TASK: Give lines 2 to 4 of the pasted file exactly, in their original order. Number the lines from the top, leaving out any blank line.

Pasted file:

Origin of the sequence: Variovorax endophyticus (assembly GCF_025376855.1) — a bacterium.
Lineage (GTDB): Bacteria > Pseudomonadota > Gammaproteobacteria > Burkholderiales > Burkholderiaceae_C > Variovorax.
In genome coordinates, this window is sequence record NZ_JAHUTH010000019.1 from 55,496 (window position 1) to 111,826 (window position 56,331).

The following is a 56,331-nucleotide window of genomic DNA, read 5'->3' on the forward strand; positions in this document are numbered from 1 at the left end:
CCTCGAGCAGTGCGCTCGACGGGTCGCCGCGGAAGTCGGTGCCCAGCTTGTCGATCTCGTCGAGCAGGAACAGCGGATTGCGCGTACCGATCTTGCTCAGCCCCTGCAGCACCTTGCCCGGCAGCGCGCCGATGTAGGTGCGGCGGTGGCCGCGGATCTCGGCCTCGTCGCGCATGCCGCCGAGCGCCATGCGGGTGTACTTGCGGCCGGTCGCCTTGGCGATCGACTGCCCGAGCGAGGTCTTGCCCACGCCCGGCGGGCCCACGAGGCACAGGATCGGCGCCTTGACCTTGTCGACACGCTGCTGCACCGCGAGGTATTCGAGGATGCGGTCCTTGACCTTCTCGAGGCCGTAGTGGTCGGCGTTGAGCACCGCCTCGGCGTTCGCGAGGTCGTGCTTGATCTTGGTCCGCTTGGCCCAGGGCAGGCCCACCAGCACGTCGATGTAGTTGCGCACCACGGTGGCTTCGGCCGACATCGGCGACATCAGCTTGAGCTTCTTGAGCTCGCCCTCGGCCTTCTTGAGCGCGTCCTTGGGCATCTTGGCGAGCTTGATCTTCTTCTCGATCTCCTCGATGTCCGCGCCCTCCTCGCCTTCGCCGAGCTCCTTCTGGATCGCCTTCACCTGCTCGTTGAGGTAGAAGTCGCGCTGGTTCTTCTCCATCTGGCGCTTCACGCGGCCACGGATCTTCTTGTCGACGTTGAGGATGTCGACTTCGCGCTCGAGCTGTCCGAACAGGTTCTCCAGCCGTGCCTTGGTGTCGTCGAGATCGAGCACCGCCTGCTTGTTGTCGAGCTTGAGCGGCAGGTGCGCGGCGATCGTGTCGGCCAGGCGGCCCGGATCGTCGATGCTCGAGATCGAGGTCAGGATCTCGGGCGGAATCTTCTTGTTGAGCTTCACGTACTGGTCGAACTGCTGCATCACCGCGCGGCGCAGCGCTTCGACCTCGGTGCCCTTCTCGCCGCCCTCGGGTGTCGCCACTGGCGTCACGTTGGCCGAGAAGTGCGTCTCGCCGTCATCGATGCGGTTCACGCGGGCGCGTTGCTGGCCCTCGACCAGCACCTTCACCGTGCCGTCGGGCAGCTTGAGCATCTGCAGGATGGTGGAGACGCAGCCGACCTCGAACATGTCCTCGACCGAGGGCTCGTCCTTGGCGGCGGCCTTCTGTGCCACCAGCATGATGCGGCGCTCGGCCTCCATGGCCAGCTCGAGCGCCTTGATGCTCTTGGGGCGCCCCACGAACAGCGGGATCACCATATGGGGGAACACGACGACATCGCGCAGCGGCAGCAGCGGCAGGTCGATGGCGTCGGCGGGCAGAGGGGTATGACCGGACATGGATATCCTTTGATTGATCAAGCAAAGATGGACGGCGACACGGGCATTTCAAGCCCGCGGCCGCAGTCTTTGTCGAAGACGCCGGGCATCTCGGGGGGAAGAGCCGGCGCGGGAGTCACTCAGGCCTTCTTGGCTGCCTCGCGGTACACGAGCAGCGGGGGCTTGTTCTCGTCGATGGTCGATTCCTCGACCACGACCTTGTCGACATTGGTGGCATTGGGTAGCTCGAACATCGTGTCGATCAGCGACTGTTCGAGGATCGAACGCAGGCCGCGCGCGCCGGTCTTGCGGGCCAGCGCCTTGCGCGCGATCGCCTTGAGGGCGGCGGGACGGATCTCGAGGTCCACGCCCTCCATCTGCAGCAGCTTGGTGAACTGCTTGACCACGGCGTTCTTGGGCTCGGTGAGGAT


Lineage (GTDB): Bacteria > Pseudomonadota > Gammaproteobacteria > Burkholderiales > Burkholderiaceae_C > Variovorax.
In genome coordinates, this window is sequence record NZ_JAHUTH010000019.1 from 55,496 (window position 1) to 111,826 (window position 56,331).

The following is a 56,331-nucleotide window of genomic DNA, read 5'->3' on the forward strand; positions in this document are numbered from 1 at the left end: